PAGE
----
Ajaz Ahmed, AKQA founder, on the lavender bushes he planted at his mother’s house.
GB Tell me why you chose this.
AA C.S. Lewis once wrote: “We live, in fact, in a world starved for solitude, silence, and private: and therefore starved for meditation and true friendship.” Tranquility is not something I find myself actively searching for. But sometimes, when you least expect it, tranquility finds you. Scarcity has an extraordinary and beautiful value and at this moment, I felt that I was a friend of nature.
GB Is it important to you that you planted these lavender bushes yourself?
AA You have to honour the land because it’s the ultimate source of all livelihood. That is the way we were raised. Our family are farmers. Farming is the only reason ours and many millions of families have endured to this point. But in an age that’s dominated by technology and media, It’s easy to forget this. It’s easy for humans to be blinded by our own clever inventions and create an artificial separation from nature. On our farm we grow oranges, mangoes, grapes, but all outside the UK. In the UK wildflower meadows are being all but wiped out. Bumblebees and other species are facing habitat loss. Planting lavender provides a source of food for bees and a sense of sustainability and respect for the land.
GB Does the beauty have a sentimental element because these are at your mum’s house.
AA Maybe it’s knowing how much my mother loves and respects nature. Maybe its knowing how much she loves flowers and can effortlessly make the most spectacular arrangement straight from her garden.
GB Why is the real experience of this so much better than any digital experience?
AA Sight, touch, smell, sound, taste. Nature makes all the senses light up. Digital is not mutlisensory in the way that nature is, not even close. My memorable moments with nature are engraved into my heart and mind. I can’t say that’s true about digital experiences.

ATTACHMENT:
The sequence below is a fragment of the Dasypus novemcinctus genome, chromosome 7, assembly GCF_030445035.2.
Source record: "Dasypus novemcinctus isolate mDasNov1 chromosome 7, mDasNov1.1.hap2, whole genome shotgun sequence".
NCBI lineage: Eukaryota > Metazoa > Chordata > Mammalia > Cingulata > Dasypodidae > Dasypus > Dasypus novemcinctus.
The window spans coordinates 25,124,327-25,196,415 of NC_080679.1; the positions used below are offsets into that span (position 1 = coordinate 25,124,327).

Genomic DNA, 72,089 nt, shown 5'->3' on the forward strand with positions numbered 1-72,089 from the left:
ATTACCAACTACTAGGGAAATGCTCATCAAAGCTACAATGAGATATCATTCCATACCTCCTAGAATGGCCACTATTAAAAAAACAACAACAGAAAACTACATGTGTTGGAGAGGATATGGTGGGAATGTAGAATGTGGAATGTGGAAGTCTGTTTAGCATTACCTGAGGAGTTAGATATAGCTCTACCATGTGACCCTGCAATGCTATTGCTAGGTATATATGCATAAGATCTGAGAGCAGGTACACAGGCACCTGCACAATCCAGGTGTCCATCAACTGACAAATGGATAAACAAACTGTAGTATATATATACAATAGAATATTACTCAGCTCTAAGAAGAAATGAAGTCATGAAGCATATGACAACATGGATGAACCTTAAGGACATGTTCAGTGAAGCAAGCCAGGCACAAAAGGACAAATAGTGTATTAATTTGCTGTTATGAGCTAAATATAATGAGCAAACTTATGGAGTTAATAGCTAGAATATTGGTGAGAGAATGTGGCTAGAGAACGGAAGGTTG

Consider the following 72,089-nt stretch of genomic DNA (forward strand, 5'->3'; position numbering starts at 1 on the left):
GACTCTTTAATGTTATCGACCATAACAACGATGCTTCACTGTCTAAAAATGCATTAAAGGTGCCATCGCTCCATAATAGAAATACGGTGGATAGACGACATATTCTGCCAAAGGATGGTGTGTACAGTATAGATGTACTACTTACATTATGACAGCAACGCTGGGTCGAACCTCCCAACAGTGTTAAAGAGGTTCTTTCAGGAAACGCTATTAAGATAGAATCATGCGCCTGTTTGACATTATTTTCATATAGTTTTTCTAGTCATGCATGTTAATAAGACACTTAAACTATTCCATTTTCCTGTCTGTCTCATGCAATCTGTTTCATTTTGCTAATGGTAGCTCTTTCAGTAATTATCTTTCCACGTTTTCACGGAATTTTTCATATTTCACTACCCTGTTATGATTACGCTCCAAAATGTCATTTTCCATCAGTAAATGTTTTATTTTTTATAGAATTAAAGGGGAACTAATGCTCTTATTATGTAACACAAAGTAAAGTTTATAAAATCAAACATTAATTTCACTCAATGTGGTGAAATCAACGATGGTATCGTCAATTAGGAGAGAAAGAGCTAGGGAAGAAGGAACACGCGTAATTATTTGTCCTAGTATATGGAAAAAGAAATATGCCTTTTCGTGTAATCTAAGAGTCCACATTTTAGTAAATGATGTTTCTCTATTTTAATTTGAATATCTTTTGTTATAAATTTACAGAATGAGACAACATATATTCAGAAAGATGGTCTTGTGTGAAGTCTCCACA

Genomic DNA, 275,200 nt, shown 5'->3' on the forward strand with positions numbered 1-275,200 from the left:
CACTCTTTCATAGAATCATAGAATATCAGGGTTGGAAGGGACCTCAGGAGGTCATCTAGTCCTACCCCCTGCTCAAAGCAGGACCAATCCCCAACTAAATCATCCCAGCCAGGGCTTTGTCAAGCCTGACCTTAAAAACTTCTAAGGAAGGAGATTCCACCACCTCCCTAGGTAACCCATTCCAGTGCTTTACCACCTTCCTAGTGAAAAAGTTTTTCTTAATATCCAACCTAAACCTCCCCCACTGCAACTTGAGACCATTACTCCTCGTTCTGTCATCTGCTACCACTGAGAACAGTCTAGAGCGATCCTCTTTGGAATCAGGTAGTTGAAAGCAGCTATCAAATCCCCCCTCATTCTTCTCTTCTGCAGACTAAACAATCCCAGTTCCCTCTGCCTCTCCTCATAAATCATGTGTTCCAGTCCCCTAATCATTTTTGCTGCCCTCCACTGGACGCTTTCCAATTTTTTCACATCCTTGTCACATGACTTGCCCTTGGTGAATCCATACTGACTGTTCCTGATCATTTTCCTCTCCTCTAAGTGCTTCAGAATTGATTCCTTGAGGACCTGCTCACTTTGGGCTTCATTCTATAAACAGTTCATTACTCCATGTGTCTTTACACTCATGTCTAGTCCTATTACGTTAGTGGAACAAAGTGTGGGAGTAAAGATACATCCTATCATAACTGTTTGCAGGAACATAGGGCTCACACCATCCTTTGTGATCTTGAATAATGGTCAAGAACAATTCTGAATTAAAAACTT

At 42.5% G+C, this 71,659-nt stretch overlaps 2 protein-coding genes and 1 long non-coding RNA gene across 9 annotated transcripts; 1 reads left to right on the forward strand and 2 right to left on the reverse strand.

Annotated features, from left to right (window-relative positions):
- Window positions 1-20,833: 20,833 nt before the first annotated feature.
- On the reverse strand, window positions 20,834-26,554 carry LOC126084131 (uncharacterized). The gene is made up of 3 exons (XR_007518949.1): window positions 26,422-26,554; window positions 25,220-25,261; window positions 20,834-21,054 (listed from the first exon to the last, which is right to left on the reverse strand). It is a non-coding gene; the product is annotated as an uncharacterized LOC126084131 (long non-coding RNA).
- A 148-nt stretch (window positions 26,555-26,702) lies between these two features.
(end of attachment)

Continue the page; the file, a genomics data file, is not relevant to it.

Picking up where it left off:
GB Do you think nature is the highest form of beauty?
AA Leonardo da Vinci said: “Human subtlety will never devise an invention more beautiful, more simple or more direct than does nature because in her inventions nothing is lacking, and nothing is superfluous.” Nothing is lacking, nothing is superfluous – I think that’s the ultimate aspiration for anyone who wants to create something beautiful.
GB Do you think that the internet has helped us to experience beauty in any ways? (As well as helping the campaign to save the bees!)
AA The speed at which connections get made. The sharing of Information. The sense of global collaboration. The world becoming more of a global village. In many ways it is profound and can start a path towards beauty for those that pursue it.
GB You’ve chosen something free, that’s available to all. Is that an important part of its beauty?
AA Perhaps the greatest gift of beauty is its equality.
GB This is something that’s on a timeline that never changes. Is that reassuring when you work in a world that is constantly speeding up – or frustrating because you have to wait for the lavender to flower throughout the winter?
AA Winter has its own magnificent, powerful and often terrifying beauty.
GB Do you think that beauty has the ability to slow down time for us?
AA The truly beautiful moments are the enduring ones, they are with us In our memories, fabricated into our DNA. If an experience lasts only a second or less, but it is with you for life, perhaps the concept of time does not even apply.
GB What makes something worthy of the word Beauty to you?
AA Beauty is not superficial. Beauty is the truth.